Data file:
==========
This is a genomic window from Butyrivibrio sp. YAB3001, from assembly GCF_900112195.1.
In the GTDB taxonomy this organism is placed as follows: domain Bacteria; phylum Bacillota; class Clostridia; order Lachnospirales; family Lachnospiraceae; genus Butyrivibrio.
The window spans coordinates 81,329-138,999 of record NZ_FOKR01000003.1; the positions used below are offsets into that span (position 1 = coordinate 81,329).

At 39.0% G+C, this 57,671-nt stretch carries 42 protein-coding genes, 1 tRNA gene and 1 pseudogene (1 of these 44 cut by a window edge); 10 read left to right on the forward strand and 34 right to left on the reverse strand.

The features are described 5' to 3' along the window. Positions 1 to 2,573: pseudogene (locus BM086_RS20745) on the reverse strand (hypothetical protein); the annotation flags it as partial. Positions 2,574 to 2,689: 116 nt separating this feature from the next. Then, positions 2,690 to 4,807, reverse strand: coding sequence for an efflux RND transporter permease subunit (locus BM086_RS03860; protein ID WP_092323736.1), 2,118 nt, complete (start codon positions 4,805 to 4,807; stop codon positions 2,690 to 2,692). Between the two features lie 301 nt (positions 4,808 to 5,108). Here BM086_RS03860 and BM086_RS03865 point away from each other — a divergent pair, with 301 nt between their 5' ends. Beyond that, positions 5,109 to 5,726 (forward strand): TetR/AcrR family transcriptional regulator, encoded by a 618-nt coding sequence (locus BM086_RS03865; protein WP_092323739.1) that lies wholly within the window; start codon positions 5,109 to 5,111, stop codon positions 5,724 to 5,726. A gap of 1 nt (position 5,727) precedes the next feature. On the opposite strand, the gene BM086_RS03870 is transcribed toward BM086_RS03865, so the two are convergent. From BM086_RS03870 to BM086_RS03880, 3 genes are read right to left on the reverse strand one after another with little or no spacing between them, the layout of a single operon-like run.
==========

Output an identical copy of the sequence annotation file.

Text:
This is a genomic window from Butyrivibrio sp. YAB3001, from assembly GCF_900112195.1.
In the GTDB taxonomy this organism is placed as follows: domain Bacteria; phylum Bacillota; class Clostridia; order Lachnospirales; family Lachnospiraceae; genus Butyrivibrio.
The window spans coordinates 81,329-138,999 of record NZ_FOKR01000003.1; the positions used below are offsets into that span (position 1 = coordinate 81,329).

At 39.0% G+C, this 57,671-nt stretch carries 42 protein-coding genes, 1 tRNA gene and 1 pseudogene (1 of these 44 cut by a window edge); 10 read left to right on the forward strand and 34 right to left on the reverse strand.

The features are described 5' to 3' along the window. Positions 1 to 2,573: pseudogene (locus BM086_RS20745) on the reverse strand (hypothetical protein); the annotation flags it as partial. Positions 2,574 to 2,689: 116 nt separating this feature from the next. Then, positions 2,690 to 4,807, reverse strand: coding sequence for an efflux RND transporter permease subunit (locus BM086_RS03860; protein ID WP_092323736.1), 2,118 nt, complete (start codon positions 4,805 to 4,807; stop codon positions 2,690 to 2,692). Between the two features lie 301 nt (positions 4,808 to 5,108). Here BM086_RS03860 and BM086_RS03865 point away from each other — a divergent pair, with 301 nt between their 5' ends. Beyond that, positions 5,109 to 5,726 (forward strand): TetR/AcrR family transcriptional regulator, encoded by a 618-nt coding sequence (locus BM086_RS03865; protein WP_092323739.1) that lies wholly within the window; start codon positions 5,109 to 5,111, stop codon positions 5,724 to 5,726. A gap of 1 nt (position 5,727) precedes the next feature. On the opposite strand, the gene BM086_RS03870 is transcribed toward BM086_RS03865, so the two are convergent. From BM086_RS03870 to BM086_RS03880, 3 genes are read right to left on the reverse strand one after another with little or no spacing between them, the layout of a single operon-like run.